I really can't stress enough how bad this is.
But even without a federal ban, pregnant women across the country will be endangered — whether the pregnancy is wanted or not. Let's be clear on what abortion bans really mean. They mean deaths and horrific injuries from unsafe abortions. They mean rape victims — including children — being forced to carry their rapist's child to term, and sometimes also forced to co-parent with them. And they mean women dying because doctors won't induce a miscarriage.
Forced-birthers are so extreme, they are all too happy to roll with "pregnant women should just die." In Missouri, Republican lawmakers want to make it a felony to try to save the life of a woman with an ectopic pregnancy. An ectopic pregnancy is when a fertilized egg implants outside of the uterus, like in the fallopian tube or ovary. There is no chance of an ectopic pregnancy ending in a live birth and a very high chance that the pregnant woman will die without having an abortion.
And if you think that this is only about abortion, you haven't been paying attention. When abortion is criminalized, so is pregnancy. So are miscarriages. We are already seeing radical extremist prosecutors throwing murder charges at women who miscarry. In states that ban abortion, it will become routine for police to investigate the circumstances of miscarriages.
And meanwhile, women will have fewer rights when they are pregnant than when they are dead.
Sally Rooney writing in 2018 on the Irish abortion ban. "Consent, in the form of a donor card, is required even to remove organs from a dead body.... In the relationship between fetus and woman, the woman is granted fewer rights than a corpse." \nhttps://www.lrb.co.uk/the-paper/v40/n10/sally-rooney/an-irish-problem\u00a0\u2026pic.twitter.com/nNmbfN9CCb— Alexandra Schwartz (@Alexandra Schwartz) 1651544870
Oh, and hey there, everyone who has rolled their eyes at us and called us hysterical or dramatic when we talked about Roe being in danger: DO YOU FUCKING BELIEVE US NOW?!
For more abortion rants and doom and gloom, follow Jamie on Twitter! (And cats. Lots of cats.)
Not afraid to be servicey.
With the US Supreme Court preparing to overturn the 1973 Roe v. Wade and 1992 Planned Parenthood v. Casey decisions, the right to abortion will quickly be eliminated in more than half the states in the US. Assuming that the general shape of the draft opinion leaked to Politico remains in place, the Court isn't prepared to preserve any protections at all for those seeking abortions, either: No mandate to include exceptions for rape, incest, or even to save the life of the pregnant person, so those will also be left up to the states.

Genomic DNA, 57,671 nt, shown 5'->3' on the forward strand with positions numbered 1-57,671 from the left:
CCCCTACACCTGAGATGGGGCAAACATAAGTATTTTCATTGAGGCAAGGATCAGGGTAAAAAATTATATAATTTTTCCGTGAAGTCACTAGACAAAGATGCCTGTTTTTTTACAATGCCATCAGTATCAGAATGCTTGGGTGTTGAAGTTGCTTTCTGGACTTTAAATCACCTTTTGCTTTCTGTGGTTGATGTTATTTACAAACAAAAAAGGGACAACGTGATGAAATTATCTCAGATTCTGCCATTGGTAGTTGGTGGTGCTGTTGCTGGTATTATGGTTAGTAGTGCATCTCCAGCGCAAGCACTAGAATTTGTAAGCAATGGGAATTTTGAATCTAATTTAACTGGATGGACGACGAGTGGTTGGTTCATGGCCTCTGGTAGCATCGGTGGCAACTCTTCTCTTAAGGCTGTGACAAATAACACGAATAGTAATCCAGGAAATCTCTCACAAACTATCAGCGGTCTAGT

Further, as the Washington Post reported Monday, even before the Politico story broke, Republicans are already planning a national abortion ban (free link) for whenever they retake both houses of Congress and the presidency. Any states that have moved to protect the right to abortion will only be safe havens for the rest of the country until a minority of Americans produce a Republican majority in the Electoral College. With voting restrictions, gerrymanders, and the built-in Senate advantage for small states, a minority of Americans could also vote in a Republican takeover of Congress, too.
Red States, You Sound Triggered
As the Guttmacher Institute details, 26 states are likely to move quickly to ban most abortions once the Supreme Court overturns Roe. It's a certainty in 22 states, which have various combinations of pre-Roe abortion bans, "trigger" laws that would ban most abortions as soon as the SCOTUS rules, and laws passed after Roe (several of which have been put on hold by federal courts). It's extremely likely in another four states that have a long history of anti-abortion legislation, but which still have to pass laws that would snap a ban into place once Roe falls. A few other states might join them or not, too, depending on upcoming elections.
Here's a more detailed overview of the types of abortion bans; keep in mind that several of the states are so eager to force people to give birth that they have passed multiple forms of abortion restrictions.
- Nine states never repealed their pre-Roe abortion bans, which have gone unenforced since 1973.
- 13 states have passed "trigger" laws that would ban most abortions and which will go into effect the moment Roe is overturned.
- Nine states have passed abortion restrictions that are unconstitutional under Roe, and have been blocked by courts. Those laws could go into effect with a simple court order once the Supreme Court eliminates Roe.
- Seven states have slightly more wiggly versions of trigger laws, which "express the intent to restrict the right to legal abortion to the maximum extent permitted by the U.S. Supreme Court in the absence of Roe." Once a ruling is in place, those states would quickly pass legislation banning abortion as strictly as possible.
- Four states have constitutional amendments that declare the right to abortion is not protected under the state constitution. Those are aimed at heading off any challenges to abortion restrictions in state courts once Roe is gone.
For a breakdown of how those various mechanisms have been enacted in the 22 states, see here, keeping in mind that some states have multiple anti-abortion laws. Disturbingly, several of them lack any exceptions for rape or incest, although nearly all include an exception to save the life of the pregnant person.
In addition to those states, Guttmacher notes, another four states are almost certain to ban nearly all abortions the moment they can, based on their history of anti-abortion laws: Florida, Indiana, Montana, and Nebraska. North Carolina has a pre-Roe abortion ban still on the books, but "it is unclear if the state’s law would be implemented quickly."